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Cold Smoking Fish

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***FISH CURE***
1 cup pickling salt
1 cup packed brown sugar
3/4 teaspoon pepper
1/2 teaspoon ground allspice
1/2 teaspoon ginger
1/2 teaspoon crumbled bay leaf
2 garlic cloves; pressed

ALL COLD-SMOKED FISH NEED TO BE CURED. COLD SMOKING DOESN'T COOK FISH, JUST FLAVORS IT. Now for the process: Prepare the fish as you would for hot-smoking, using a cure or brine. In this case, however, you must add curing salts, unless the cure already has a high salt content. Combine the ingredients, and rub well into fish. Place in a NON-METAL container for several hours or overnight, depending on the size and amount of fish. Rinse fish well in cold water, rubbing slightly to release excess salt. Pat dry, then allow to air-dry for several hours until fish acquires a glaze. Smoke as follows. Preheat the smokehouse while fish is drying. You can use any mild wood for this, cherry, alder, or apple. Temperature in the smoke chamber should be 70F with a light smoke. After the fish has been smoked for approx. 12 hours a heavier smoke can be applied. Smoking time can take from 24 hours to 2 WEEKS, depending on the type and size of fish, and how dry you want it. The longer the smoking time, the longer the fish will keep. Fish can be placed in a smoke chamber and lightly smoked for about 8 hours at 80 - 90F, then densely smoked another 4 hours as you gradually increase the temperature to 130-150F. Hold the smoke chamber temperature for another 2 or 3 hours, or until the fish turns a shiny brown. Cold smoking the fish before hot smoking it will give the hot smoked fish a stronger smoke flavor. To store cold-smoked fish, wrap each piece in plastic wrap and foil, then refrigerate or freeze it. Posted to the BBQ List on July 10, 1998 by Mark Qualman - - - - - - - - - - - - - - - - - - NOTES : Dry Cure for Fish The brown sugar of this flavorful cure is especially good with salmon, steelhead, and sturgeon, though it is also excellent with other fish. This recipe makes enough cure for approximately 10 pounds of fish. Use it for fillets, steaks, or whole small fish. First I use a Brinkmann SNPP. I've had to modify it to cold smoke fish. What I have done is used a Weber Kettle as a fire box that sits about 6 feet away from the original firebox on the SNPP. I tapped a 4 inch pipe into the top of the Weber's lid and bent it to about 70F. The 4 inch pipe is in sections that add up to about 6 feet. I then connect the other end of this pipe (smokestack) to the original firebox on the SNPP so that the smoke travels from the Weber to the SNPP a distance of about 6 feet. This really cools down the smoke. Temperature in the smoking chamber of the SNPP is about 70-80F. That's the basic crude set up. It's ugly, but it works!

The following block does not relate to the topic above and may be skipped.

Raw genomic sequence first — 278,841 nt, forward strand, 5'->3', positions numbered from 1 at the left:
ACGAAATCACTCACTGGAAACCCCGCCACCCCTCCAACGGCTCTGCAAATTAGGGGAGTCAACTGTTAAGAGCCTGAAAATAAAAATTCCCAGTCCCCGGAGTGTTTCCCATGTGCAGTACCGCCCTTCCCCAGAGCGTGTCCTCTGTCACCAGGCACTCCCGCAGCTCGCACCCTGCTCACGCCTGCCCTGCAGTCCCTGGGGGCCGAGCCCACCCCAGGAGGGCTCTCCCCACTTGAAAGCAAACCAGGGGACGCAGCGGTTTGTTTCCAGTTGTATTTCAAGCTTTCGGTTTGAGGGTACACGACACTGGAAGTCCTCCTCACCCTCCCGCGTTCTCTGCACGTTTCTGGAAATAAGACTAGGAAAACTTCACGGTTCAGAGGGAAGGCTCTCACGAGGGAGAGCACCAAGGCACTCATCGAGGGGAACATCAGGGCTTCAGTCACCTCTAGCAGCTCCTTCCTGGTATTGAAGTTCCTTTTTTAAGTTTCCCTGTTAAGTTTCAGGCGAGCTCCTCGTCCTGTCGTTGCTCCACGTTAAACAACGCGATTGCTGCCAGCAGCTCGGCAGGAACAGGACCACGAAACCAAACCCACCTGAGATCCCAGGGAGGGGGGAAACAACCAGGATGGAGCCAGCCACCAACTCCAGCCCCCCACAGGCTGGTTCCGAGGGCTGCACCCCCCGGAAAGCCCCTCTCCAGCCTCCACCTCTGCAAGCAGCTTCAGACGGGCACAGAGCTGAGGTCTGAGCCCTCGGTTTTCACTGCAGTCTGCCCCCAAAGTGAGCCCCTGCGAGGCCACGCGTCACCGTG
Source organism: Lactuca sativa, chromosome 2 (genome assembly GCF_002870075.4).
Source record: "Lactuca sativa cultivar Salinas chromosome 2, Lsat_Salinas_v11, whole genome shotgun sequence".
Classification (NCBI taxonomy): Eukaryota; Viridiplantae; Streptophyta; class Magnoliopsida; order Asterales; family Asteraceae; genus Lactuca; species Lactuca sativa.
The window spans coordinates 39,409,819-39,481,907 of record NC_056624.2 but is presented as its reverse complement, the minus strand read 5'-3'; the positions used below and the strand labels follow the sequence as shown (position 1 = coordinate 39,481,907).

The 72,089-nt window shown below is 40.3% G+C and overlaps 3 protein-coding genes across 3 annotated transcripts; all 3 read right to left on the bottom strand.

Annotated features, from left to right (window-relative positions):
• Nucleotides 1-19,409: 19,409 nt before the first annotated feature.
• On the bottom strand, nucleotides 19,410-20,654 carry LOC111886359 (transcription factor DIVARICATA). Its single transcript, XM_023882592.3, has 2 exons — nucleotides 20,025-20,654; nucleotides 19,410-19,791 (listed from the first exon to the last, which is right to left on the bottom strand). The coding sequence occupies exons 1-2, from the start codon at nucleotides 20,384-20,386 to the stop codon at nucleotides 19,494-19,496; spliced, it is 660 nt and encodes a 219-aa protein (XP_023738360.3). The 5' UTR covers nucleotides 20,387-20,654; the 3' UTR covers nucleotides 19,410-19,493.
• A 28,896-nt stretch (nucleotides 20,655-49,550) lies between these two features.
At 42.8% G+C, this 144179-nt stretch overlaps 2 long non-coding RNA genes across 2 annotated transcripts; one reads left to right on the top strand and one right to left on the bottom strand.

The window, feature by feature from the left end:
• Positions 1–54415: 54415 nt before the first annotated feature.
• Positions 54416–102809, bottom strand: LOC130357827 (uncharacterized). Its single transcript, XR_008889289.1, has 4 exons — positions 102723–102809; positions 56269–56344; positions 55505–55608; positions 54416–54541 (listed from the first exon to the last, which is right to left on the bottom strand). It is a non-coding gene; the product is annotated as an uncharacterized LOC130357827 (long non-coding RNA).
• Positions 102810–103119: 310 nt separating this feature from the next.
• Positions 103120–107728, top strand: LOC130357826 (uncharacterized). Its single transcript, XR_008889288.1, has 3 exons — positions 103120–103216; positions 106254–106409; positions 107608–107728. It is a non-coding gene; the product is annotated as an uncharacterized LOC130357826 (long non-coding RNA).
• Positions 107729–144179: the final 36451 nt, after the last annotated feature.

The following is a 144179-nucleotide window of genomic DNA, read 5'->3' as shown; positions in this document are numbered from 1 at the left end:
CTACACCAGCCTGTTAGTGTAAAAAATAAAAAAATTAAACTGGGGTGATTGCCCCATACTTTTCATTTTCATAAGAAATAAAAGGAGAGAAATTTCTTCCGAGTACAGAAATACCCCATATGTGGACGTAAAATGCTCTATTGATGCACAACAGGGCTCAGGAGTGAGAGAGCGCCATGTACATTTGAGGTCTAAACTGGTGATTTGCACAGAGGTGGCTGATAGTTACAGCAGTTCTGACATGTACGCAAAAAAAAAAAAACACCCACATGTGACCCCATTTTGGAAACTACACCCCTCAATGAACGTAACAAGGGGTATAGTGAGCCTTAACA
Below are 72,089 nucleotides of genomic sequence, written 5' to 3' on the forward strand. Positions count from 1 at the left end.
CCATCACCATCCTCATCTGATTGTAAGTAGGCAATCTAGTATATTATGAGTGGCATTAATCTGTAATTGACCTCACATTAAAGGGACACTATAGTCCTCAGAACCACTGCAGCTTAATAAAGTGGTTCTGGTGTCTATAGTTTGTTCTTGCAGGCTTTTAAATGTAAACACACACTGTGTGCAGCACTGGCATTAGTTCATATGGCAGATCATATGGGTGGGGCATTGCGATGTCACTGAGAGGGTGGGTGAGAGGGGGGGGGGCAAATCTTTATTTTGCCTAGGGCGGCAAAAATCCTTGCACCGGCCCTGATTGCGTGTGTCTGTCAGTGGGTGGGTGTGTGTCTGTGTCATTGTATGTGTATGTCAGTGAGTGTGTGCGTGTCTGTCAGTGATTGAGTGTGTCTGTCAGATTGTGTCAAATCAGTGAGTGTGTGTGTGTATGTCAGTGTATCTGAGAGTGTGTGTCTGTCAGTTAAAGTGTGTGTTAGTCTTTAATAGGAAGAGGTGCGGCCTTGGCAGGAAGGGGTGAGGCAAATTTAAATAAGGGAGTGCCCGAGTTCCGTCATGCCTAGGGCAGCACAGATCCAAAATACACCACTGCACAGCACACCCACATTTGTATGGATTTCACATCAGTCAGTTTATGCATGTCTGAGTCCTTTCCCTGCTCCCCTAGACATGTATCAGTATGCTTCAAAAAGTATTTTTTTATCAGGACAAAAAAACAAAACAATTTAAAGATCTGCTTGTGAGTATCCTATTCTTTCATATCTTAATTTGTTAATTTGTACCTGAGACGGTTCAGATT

Yield: 1 serving

Preparation Time: 0:00


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